Improving the way that listed companies are run.
In a little over 30 years, BlackRock has grown from an eight-person start-up to the largest investment manager in the world with c$9 Trillion in assets under management. In the beginning it was an active fund manager, an even larger one after the acquisition of Merrill Lynch Investment Management in 2006. After acquiring Barclays Global Investors (BGI) in 2009, BlackRock overtook Vanguard to become the world’s largest. The acquisition of BGI also meant that it instantly became one of the world’s largest passive fund managers, a position that would be enhanced with the launch of iShares Exchange Traded Funds (ETFs) and Index Funds in 2012.
In 2019, they launched BlackRock Retirement Solutions Group. As two thirds of the assets they manage relate to retirement, BlackRock formed this new initiative to “explore innovative solutions to the most pressing retirement challenges”. They offer an array of products aimed at saving and investing for the Second Half – from their ‘LifePath Index Retirement Fund’ which adjusts its risk and asset allocation over time; the ‘MyMap’ range of ‘managed portfolios’ that we mentioned earlier (at annual costs of just 0.17% pa!) and an incredible range of managed funds, ETFs and index funds, including its ‘Screened’ range of funds that allows you to invest in an index but exclude the likes of tobacco or other morally reprehensible industries.
ESG and ethical investing play an important role in BlackRock’s philosophy. They provide investors with details on each fund’s sustainability credentials, involvement in weapons, tobacco, thermal coal and oil sands and how well each fund adheres to the UN Global Compact. Their MyMap range considers a broad spectrum of ESG themes when selecting its investments: climate change, natural resources, pollution and waste, environmental opportunities, human capital, product liability, stakeholder opposition, social opportunities, corporate governance and corporate behaviour.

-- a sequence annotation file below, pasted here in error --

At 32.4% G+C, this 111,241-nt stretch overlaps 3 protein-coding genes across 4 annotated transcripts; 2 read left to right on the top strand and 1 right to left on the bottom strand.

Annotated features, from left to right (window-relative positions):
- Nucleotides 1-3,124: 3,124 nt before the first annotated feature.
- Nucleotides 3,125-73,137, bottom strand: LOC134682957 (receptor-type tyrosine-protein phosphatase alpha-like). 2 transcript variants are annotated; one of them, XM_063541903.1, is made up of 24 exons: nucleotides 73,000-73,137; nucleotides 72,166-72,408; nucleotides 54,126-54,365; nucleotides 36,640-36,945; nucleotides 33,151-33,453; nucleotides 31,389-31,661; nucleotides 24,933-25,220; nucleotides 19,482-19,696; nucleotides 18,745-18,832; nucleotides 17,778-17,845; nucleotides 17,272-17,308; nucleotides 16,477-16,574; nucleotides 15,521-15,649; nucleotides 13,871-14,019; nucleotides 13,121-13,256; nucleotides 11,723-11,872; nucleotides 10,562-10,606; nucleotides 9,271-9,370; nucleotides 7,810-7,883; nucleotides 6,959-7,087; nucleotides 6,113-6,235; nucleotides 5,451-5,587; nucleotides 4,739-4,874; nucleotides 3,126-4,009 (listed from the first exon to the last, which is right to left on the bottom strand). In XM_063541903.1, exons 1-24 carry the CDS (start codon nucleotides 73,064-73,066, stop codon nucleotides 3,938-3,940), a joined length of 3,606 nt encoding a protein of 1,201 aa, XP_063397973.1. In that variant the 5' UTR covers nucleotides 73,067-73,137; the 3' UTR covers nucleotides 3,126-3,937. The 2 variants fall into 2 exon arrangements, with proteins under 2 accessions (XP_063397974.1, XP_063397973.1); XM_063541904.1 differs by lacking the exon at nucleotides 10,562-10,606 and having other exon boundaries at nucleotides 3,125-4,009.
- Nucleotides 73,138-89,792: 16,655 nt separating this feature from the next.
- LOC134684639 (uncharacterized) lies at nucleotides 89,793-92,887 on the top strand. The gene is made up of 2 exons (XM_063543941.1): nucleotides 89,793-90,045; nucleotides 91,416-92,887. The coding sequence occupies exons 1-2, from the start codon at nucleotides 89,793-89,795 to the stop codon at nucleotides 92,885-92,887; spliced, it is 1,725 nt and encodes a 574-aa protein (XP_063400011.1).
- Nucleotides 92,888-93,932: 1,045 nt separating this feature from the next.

But one of the most impressive traits about BlackRock is its principle of ‘Investment Stewardship’; using its voting rights and significant influence to hold corporate executives to account and improve the way that listed companies are run.
I had the privilege of a meeting with Larry Fink and his leadership team in their New York headquarters in late 2016, and his determination to engage with the companies that the firm invests in was palpable. BlackRock chalked up 3500 active engagements with the leadership teams of listed companies during 2020 and used its voting rights to vote against a grand total of 5100 company directors.
Larry Fink is a firmer believer of both ’responsible capitalism’ and ‘investing for the long term’ (two subjects I have written extensively about on www.changeandstrategy.com ). Too many organizations have been paying lip service to both of these for too long. Under his leadership, BlackRock is a founding member of the ‘Focusing Capital on the Long Term’ initiative (led by Sarah Williamson, a brilliant ex Wellington partner, with whom I shared a stage at a Sovereign Wealth Fund annual conference in Marrakesh) and an active supporter of Lynn De Rothschilds’ ‘Inclusive Capitalism’ movement. His annual ‘Letters to CEOs’ are simply brilliant – simultaneously chiding and encouraging corporate leaders to build long-term, sustainable businesses that put people first, take climate change seriously and realize that shareholders and executives are only two of the stakeholders that companies need to look after. (The other five are customers, employees, suppliers, partners and the communities in which the company operates, according to my treatise on Responsible Capitalism).